What education is needed to become an actress

 

There are a lot of different types of classes you could take in acting school, some of which will be directly related to acting or performance, and others of which more closely relate to behind-the-scenes or support work.

Acting I/II

If you major in theater, acting, or performance, you will probably have at least one, if not two or three, classes devoted entirely to learning how to present yourself as an actor and transform into a character. In an “Acting I” or Introduction to Acting class, you will be presented with some of the basic concepts and theories behind theater performance. This is meant as an overview of beginning topics for the student who is new to acting. This is a class that could help you decide if acting is right for you, so it might be a good idea to take this early on in your program, so that if you decide you aren’t interested you can switch to a different major. If you love learning about acting and how to act in different circumstances, you might move on to an “Acting II” type class, where you are introduced to more advanced concepts in the field, perhaps with more of an emphasis on particular techniques. It is also possible that you will have different classes for stage vs. film acting.

Fundamentals of Stage Performance/Movement

As an actress, you have to pay attention to much more than just the lines you say and how you deliver them. People will be watching you very closely and need to believe that you are who you say you are, and there is a lot that goes into making a performance believable. This includes factors such as your facial expressions, the gestures you use, and how you move yourself around a stage or set. Some acting programs offer particular classes on movement, which can help you learn different styles and techniques, as well as how to best employ these strategies during a performance. There may be an emphasis on dance during the class, not necessarily because the instructors are training you to be a dancer, but because dancing can help you get in touch with your body and learn how to control your movements more precisely.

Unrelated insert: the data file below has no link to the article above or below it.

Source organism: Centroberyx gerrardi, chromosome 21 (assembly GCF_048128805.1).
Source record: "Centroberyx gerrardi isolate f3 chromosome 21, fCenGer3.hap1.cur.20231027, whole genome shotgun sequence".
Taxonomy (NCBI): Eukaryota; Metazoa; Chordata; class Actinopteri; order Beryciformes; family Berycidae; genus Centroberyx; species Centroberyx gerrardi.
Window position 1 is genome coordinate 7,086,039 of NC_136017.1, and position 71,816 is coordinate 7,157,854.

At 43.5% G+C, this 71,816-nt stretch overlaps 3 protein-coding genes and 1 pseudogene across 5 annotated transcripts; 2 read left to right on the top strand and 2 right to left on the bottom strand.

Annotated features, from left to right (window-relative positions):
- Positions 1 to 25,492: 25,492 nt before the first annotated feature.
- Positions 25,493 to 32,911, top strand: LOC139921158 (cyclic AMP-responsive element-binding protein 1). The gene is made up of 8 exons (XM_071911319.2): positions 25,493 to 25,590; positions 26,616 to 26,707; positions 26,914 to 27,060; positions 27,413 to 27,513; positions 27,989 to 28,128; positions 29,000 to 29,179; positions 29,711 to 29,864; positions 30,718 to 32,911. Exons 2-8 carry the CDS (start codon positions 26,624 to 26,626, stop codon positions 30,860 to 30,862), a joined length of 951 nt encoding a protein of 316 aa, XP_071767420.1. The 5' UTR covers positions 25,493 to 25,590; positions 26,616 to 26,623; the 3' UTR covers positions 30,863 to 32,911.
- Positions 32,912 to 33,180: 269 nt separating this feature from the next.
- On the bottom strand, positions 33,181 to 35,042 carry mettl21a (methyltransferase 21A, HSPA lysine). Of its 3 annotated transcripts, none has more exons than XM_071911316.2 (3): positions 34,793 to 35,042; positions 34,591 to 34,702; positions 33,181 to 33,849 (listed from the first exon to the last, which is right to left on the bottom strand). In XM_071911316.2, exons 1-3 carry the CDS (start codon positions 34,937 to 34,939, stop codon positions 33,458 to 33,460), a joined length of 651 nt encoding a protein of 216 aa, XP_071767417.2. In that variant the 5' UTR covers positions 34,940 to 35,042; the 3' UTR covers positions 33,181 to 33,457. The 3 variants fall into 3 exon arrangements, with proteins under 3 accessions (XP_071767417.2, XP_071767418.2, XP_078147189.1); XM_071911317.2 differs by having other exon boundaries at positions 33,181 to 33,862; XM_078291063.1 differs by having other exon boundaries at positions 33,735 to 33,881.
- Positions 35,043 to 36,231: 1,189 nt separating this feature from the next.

Props and Special Effects

Acting and theater aren’t all about what the stars do while they are performing a piece. There is a lot that goes into making a show or movie believable, including props and special effects. If you watch a TV show, a play, or a movie, you will notice how many props the actors use as they say their lines and move around a set. Someone had to take the time to design or find the props, and then to decide how and when the actors would use them. Special effects are also important, although used more commonly in performances that involve a camera, as effects can be added or altered digitally. If you take a class like this in acting school, you will learn about the skills required to create, design, and then execute these aspects of theater during a performance. Who knows, you may decide that you like behind-the-scenes work more than acting. A class like this could permanently alter your career path!

Source:

http://www.bpcc.edu/catalog/current/coursedescriptions/thtr.html

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